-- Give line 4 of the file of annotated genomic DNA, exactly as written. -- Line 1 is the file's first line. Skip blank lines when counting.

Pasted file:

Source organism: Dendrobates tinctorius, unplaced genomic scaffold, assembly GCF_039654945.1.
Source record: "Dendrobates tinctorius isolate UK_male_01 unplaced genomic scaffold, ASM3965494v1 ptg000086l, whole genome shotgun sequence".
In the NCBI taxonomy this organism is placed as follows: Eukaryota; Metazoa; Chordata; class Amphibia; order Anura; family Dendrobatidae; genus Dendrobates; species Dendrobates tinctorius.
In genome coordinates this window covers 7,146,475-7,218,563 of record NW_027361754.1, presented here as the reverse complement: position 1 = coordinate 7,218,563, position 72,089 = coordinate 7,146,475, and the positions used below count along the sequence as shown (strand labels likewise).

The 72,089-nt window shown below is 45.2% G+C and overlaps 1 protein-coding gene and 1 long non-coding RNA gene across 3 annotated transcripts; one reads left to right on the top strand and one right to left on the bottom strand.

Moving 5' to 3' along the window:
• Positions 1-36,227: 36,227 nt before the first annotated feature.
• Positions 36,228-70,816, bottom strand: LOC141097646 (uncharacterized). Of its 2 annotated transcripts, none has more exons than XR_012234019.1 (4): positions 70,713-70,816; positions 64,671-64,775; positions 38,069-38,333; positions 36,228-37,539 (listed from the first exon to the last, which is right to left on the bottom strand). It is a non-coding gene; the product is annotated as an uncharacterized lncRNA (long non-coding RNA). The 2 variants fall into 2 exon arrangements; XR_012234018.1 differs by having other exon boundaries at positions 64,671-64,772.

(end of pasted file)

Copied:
In genome coordinates this window covers 7,146,475-7,218,563 of record NW_027361754.1, presented here as the reverse complement: position 1 = coordinate 7,218,563, position 72,089 = coordinate 7,146,475, and the positions used below count along the sequence as shown (strand labels likewise).